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WBK Industry News - Litigation Developments

11th Circuit: Consumers May Partially Revoke Their Consent under the TCPA

On August 10, 2017, the Eleventh Circuit Court of Appeals held that the Telephone Consumer Protection Act (“TCPA”) permits consumers to partially revoke their consent to receive calls from an automatic telephone dialing system (or “autodialer”).

As background, the TCPA prohibits: (1) making telemarketing calls using an artificial or prerecorded voice to residential telephones without prior express written consent; and (2) making any non-emergency call using an autodialer or an artificial or prerecorded voice to a wireless telephone number without prior express consent.  In addition, if such call to the wireless telephone number includes or introduces an advertisement or constitutes telemarketing, the prior express consent must be in writing. See 47 C.F.R. § 64.1200.

The plaintiff consumer (“Consumer”) applied for and was issued a credit card by the defendant bank (“Bank”).  As part of the credit card application process, the Consumer provided her cellular phone number and initially consented to receiving autodialed calls from the Bank on that number.

After the Consumer fell behind on her credit card payments, the Bank started calling her cellular phone using an autodialer.  On one of those calls (the “October 13th Call”), the Consumer told the Bank: “[I]f you guys cannot call me, like, in the morning and during the work day, because I’m working, and I can’t really be talking about these things while I’m at work.  My phone’s been ringing off the hook with you guys calling me.”  After that call, the Bank continued calling the Consumer for five months (among other times, in the morning and during work hours) with an autodialer.

The Consumer sued the Bank for violating the TCPA and alleged that, based on the statements that she made on the October 13th Call, she had revoked her consent to have the Bank call her cellular phone in the morning and during work hours.  The trial court granted summary judgment in favor of the Bank, finding that the Bank “did not know and should not have had reason to know that [the Consumer] wanted no further calls.”  The trial court also noted that the Consumer did not “define or specify the parameters of the times she did not want to be called,” and as a result “no reasonable jury could find that [she] revoked consent to be called.”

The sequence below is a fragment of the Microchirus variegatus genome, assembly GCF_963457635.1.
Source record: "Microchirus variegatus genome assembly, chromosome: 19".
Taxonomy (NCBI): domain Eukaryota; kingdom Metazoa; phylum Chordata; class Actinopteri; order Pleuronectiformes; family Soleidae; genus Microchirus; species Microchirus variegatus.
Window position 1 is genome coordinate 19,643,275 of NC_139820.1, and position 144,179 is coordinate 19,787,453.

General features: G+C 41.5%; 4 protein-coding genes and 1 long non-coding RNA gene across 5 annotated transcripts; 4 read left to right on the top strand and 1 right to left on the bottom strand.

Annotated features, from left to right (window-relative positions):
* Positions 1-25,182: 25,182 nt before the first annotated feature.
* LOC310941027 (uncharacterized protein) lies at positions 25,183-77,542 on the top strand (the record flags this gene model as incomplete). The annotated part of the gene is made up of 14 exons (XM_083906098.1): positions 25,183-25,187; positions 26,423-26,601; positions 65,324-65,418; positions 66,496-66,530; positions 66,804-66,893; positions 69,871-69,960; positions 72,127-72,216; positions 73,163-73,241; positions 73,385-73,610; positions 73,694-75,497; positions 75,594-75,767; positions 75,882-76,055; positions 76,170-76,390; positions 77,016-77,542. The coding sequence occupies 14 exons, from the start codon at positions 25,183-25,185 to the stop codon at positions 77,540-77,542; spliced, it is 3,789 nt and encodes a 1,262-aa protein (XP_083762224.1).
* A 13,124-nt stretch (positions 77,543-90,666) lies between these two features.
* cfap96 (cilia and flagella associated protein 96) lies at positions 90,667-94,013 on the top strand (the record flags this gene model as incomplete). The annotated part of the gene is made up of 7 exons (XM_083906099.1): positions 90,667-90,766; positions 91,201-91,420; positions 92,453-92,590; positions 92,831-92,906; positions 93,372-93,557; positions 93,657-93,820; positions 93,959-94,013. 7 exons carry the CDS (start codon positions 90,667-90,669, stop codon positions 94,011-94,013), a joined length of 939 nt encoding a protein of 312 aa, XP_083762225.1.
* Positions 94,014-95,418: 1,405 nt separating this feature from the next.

On appeal, the Bank made two arguments to support the lower court’s ruling.  First, the Bank argued that the TCPA does not permit partial revocations of consent.  Second, the Bank stated that even if partial revocation of consent is possible, no reasonable jury could find that the Consumer’s statements constituted a revocation of her consent to be called in the morning or during work hours.

The Eleventh Circuit first noted that “[a]lthough the TCPA is silent on the issue of revocation, our decision in [Osorio v. State Farm Bank, F.S.B., 746 F.3d 1242 (11th Cir. 2014)] holds that a consumer may orally revoke her consent to receive automated calls.”  The Court then stated that “[b]ecause the TCPA is silent as to the partial revocation of consent, our analysis is informed by common-law principles.”  At common law, “consent is a willingness for certain conduct to occur,” and “[s]uch willingness can be limited, i.e., restricted.”  Moreover, the Eleventh Circuit noted that the notion of limited consent finds support in other areas of federal law, such as the Fourth Amendment, which allows a person to provide limited consent to a search.  For the foregoing reasons, the Court ultimately held that the “TCPA allows a consumer to provide limited, i.e., restricted, consent for the receipt of automated calls . . . [and] unlimited consent, once given, can also be partially revoked as to future automated calls under the TCPA.”

The Eleventh Circuit also rejected the Bank’s second argument and held that summary judgment was inappropriate because, in the Court’s opinion, a reasonable jury could find that the Consumer partially revoked her consent to be called in the morning and during work hours.

The Eleventh Circuit’s full opinion can be found at: http://media.ca11.uscourts.gov/opinions/pub/files/201610498.pdf.